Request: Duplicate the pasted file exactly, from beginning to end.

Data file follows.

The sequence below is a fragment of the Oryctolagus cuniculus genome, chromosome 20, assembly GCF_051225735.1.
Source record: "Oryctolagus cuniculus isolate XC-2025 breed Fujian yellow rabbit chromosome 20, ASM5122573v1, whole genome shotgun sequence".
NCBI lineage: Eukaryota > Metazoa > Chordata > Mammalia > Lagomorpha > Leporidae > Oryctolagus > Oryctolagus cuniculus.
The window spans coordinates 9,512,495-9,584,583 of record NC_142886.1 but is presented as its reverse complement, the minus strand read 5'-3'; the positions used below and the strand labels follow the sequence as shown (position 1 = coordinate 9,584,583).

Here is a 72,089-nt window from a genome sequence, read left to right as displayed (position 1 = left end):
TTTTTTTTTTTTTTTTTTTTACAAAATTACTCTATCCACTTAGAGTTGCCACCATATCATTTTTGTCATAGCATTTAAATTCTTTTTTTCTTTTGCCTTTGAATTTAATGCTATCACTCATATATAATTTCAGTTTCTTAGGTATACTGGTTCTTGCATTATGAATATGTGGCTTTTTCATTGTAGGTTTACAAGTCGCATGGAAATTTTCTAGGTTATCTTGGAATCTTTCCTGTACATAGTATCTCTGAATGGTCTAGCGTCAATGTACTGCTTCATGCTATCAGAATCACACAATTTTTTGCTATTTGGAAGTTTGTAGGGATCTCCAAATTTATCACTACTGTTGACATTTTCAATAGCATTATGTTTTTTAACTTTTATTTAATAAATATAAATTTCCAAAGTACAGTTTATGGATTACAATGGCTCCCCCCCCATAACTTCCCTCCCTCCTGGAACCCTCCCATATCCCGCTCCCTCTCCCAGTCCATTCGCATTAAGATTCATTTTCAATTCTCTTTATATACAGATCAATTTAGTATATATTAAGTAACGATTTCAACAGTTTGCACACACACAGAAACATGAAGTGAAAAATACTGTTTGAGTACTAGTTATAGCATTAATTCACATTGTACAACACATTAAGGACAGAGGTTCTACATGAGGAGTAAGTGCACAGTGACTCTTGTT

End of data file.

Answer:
The sequence below is a fragment of the Oryctolagus cuniculus genome, chromosome 20, assembly GCF_051225735.1.
Source record: "Oryctolagus cuniculus isolate XC-2025 breed Fujian yellow rabbit chromosome 20, ASM5122573v1, whole genome shotgun sequence".
NCBI lineage: Eukaryota > Metazoa > Chordata > Mammalia > Lagomorpha > Leporidae > Oryctolagus > Oryctolagus cuniculus.
The window spans coordinates 9,512,495-9,584,583 of record NC_142886.1 but is presented as its reverse complement, the minus strand read 5'-3'; the positions used below and the strand labels follow the sequence as shown (position 1 = coordinate 9,584,583).

Here is a 72,089-nt window from a genome sequence, read left to right as displayed (position 1 = left end):
TTTTTTTTTTTTTTTTTTTTACAAAATTACTCTATCCACTTAGAGTTGCCACCATATCATTTTTGTCATAGCATTTAAATTCTTTTTTTCTTTTGCCTTTGAATTTAATGCTATCACTCATATATAATTTCAGTTTCTTAGGTATACTGGTTCTTGCATTATGAATATGTGGCTTTTTCATTGTAGGTTTACAAGTCGCATGGAAATTTTCTAGGTTATCTTGGAATCTTTCCTGTACATAGTATCTCTGAATGGTCTAGCGTCAATGTACTGCTTCATGCTATCAGAATCACACAATTTTTTGCTATTTGGAAGTTTGTAGGGATCTCCAAATTTATCACTACTGTTGACATTTTCAATAGCATTATGTTTTTTAACTTTTATTTAATAAATATAAATTTCCAAAGTACAGTTTATGGATTACAATGGCTCCCCCCCCATAACTTCCCTCCCTCCTGGAACCCTCCCATATCCCGCTCCCTCTCCCAGTCCATTCGCATTAAGATTCATTTTCAATTCTCTTTATATACAGATCAATTTAGTATATATTAAGTAACGATTTCAACAGTTTGCACACACACAGAAACATGAAGTGAAAAATACTGTTTGAGTACTAGTTATAGCATTAATTCACATTGTACAACACATTAAGGACAGAGGTTCTACATGAGGAGTAAGTGCACAGTGACTCTTGTT